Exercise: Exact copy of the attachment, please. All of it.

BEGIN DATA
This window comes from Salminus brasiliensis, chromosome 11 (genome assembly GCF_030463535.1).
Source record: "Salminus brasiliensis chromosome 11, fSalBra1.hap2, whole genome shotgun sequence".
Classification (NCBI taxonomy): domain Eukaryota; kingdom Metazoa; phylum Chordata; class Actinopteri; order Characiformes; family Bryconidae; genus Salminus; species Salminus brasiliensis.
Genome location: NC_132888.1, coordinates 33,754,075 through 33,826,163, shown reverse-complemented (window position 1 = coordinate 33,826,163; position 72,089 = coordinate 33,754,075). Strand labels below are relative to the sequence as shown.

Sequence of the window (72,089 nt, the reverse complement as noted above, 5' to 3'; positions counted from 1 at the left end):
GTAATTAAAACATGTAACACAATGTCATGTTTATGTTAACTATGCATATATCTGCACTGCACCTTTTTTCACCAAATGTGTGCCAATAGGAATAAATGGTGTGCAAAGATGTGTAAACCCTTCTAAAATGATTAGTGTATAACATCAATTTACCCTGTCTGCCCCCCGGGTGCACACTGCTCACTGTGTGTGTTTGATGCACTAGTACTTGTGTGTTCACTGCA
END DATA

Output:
This window comes from Salminus brasiliensis, chromosome 11 (genome assembly GCF_030463535.1).
Source record: "Salminus brasiliensis chromosome 11, fSalBra1.hap2, whole genome shotgun sequence".
Classification (NCBI taxonomy): domain Eukaryota; kingdom Metazoa; phylum Chordata; class Actinopteri; order Characiformes; family Bryconidae; genus Salminus; species Salminus brasiliensis.
Genome location: NC_132888.1, coordinates 33,754,075 through 33,826,163, shown reverse-complemented (window position 1 = coordinate 33,826,163; position 72,089 = coordinate 33,754,075). Strand labels below are relative to the sequence as shown.

Sequence of the window (72,089 nt, the reverse complement as noted above, 5' to 3'; positions counted from 1 at the left end):
GTAATTAAAACATGTAACACAATGTCATGTTTATGTTAACTATGCATATATCTGCACTGCACCTTTTTTCACCAAATGTGTGCCAATAGGAATAAATGGTGTGCAAAGATGTGTAAACCCTTCTAAAATGATTAGTGTATAACATCAATTTACCCTGTCTGCCCCCCGGGTGCACACTGCTCACTGTGTGTGTTTGATGCACTAGTACTTGTGTGTTCACTGCA